Led by state Speaker of the House Philip Gunn, R-Clinton, the tour gave residents a platform to share their concerns and ideas for the Legislature to tackle when it convenes in January.
Fourteen other House and Senate members from the region joined Gunn at the Tupelo stop. More than 100 residents packed Tupelo's City Council chambers in which the forum was held. Those who wished to speak raised a hand and had five minutes when Gunn called on them.
"We need full funding of MAEP and early childhood education," said Tupelo Mayor Jack Reed Jr., who started what would become a litany of comments about education.
Of the nearly three dozen people who spoke, more than 20 cited education-related concerns ranging from the state's repeated failure to fully fund the Mississippi Adequate Education Program to its recent interest in charter schools.
Many speaking about charter schools either opposed them or urged legislators to carefully consider the pitfalls.
"There are good intentions behind the charter schools, but ... we'll have dual public school systems in the state with two sets of regulations," said former Tupelo Schools Superintendent Randy McCoy.
A few others, like Grant Sowell of Tupelo, support charter schools, saying parents should have a choice.
Two people urged lawmakers to better fund higher education, particularly junior colleges and infrastructure.
One said it's time to let county school boards hire superintendents instead of letting voters pick.
Illegal immigration also garnered some attention, with two participants urging a crackdown on undocumented workers and one calling for compassion.
"I have worked with them for 20 years and speak Spanish," said the Rev. Gerald Peterson of Pontotoc. "They're contributing more than they're taking."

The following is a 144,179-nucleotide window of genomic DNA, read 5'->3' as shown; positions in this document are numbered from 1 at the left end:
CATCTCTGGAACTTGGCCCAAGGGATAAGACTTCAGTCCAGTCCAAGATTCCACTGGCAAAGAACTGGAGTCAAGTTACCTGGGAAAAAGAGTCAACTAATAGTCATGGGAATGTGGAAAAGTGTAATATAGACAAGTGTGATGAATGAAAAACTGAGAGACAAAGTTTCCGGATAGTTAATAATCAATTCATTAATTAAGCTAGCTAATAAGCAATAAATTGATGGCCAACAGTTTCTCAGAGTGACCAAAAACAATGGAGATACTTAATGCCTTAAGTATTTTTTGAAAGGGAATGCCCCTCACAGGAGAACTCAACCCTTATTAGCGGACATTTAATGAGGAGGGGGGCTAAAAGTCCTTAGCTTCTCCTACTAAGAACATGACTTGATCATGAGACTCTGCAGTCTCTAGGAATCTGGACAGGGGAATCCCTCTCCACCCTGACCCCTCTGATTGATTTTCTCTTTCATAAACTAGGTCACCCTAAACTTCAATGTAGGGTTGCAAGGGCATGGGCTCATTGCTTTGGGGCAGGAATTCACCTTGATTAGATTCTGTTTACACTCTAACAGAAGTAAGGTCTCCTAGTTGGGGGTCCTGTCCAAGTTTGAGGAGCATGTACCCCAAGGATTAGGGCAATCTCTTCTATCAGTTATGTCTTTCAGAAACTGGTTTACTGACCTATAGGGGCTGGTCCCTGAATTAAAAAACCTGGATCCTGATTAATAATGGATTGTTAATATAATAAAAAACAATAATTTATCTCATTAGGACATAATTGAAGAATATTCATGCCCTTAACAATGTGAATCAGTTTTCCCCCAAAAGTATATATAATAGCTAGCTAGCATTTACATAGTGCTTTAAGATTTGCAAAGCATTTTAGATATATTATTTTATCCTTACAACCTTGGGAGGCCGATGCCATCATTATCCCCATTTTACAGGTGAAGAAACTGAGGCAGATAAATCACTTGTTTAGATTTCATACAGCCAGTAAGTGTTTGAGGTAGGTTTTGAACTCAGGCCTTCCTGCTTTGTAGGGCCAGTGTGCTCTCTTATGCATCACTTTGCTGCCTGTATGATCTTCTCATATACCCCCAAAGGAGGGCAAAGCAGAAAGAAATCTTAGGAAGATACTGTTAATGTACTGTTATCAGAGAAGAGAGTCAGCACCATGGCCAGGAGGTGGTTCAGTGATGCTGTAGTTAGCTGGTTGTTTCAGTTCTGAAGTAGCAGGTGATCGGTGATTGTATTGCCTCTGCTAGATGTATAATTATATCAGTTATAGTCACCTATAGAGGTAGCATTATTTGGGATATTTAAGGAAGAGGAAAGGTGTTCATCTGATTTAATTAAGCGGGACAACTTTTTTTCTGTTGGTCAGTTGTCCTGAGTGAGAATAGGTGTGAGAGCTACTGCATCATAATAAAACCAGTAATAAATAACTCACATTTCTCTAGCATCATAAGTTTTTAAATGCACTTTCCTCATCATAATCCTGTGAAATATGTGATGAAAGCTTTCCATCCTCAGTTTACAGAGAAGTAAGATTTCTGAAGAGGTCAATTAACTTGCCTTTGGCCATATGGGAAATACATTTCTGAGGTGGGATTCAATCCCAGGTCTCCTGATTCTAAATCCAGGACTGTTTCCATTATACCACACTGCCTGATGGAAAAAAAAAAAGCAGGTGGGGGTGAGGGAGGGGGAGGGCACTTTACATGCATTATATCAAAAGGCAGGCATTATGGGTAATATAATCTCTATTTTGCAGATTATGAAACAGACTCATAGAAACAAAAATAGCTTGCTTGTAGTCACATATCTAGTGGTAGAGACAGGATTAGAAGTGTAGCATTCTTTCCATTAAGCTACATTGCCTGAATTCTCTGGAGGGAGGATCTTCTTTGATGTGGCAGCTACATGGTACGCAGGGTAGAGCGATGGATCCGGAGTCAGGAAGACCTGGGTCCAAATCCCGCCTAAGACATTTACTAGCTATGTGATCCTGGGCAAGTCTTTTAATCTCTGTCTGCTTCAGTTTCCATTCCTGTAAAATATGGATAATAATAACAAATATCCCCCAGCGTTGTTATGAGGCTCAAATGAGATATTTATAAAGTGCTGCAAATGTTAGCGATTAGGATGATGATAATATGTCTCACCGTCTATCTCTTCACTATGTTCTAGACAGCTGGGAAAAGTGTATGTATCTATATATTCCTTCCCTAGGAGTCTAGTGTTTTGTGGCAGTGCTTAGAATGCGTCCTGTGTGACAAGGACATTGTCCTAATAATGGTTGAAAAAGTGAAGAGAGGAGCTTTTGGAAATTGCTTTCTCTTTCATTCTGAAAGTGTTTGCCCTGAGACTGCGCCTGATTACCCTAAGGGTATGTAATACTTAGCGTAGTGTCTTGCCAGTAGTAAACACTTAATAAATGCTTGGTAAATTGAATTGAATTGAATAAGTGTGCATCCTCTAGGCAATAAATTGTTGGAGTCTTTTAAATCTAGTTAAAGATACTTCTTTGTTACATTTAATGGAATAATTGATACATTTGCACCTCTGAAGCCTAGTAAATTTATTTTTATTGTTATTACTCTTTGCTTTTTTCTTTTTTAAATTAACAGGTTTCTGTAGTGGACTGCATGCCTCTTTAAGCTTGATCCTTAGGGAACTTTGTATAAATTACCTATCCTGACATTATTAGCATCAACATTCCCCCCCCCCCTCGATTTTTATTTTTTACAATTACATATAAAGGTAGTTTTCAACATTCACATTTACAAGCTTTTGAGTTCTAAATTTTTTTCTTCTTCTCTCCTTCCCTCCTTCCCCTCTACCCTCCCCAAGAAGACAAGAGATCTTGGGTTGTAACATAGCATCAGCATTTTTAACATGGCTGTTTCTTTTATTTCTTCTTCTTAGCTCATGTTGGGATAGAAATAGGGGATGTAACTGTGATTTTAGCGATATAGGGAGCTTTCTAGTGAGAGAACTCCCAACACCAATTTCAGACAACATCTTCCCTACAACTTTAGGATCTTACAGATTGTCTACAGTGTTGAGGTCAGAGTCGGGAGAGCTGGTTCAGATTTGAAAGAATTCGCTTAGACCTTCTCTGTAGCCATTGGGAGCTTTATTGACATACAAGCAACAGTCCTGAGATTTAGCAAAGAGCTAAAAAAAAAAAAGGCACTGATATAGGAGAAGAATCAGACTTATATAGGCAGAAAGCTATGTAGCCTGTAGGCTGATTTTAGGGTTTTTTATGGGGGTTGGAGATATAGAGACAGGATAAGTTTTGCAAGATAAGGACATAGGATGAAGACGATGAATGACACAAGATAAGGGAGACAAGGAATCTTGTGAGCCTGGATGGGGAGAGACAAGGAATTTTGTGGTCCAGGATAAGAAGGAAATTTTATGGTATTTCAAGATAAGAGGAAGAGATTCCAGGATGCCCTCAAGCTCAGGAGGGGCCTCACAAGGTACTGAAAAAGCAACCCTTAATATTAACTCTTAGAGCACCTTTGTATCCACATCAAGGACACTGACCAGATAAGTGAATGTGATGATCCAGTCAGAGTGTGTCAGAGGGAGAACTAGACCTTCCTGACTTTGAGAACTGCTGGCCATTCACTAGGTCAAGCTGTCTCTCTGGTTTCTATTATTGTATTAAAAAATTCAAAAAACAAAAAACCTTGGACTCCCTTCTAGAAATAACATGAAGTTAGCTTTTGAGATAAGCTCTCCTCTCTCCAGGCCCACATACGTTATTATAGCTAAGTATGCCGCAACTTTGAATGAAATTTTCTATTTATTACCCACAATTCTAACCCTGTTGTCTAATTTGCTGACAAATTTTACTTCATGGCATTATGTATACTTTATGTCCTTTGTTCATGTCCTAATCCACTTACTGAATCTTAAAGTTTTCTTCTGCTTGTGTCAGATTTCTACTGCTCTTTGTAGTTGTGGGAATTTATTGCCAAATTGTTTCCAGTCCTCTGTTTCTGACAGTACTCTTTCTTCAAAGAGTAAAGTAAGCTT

Legislators listened to constituents but didn't speak; Gunn said the forum wasn't a political event but an opportunity to hear from the people. As the lawmakers listened, many took notes and nodded.
Among the most moving comments came from Johnnie Hall of the Alpine community, who asked for an attempted murder law with an appropriate punishment to fit the crime. No such criminal charge currently exists in Mississippi; felony aggravated assault comes closest.
Hall told how on Dec. 6, 1976, her husband was shot and beaten by a man imprisoned just 16 months for the crime. The incident left her husband blind, mute and incapacitated.
"There's so much that needs to be addressed in the Legislature about changing this to include attempted murder," Hall said, "possibly with a mandatory sentence of years."
Gunn called the meeting a success. It was the fourth of nine planned in the state this week. Gunn said similar concerns had been cited at the previous forums with health care and education among the main concerns.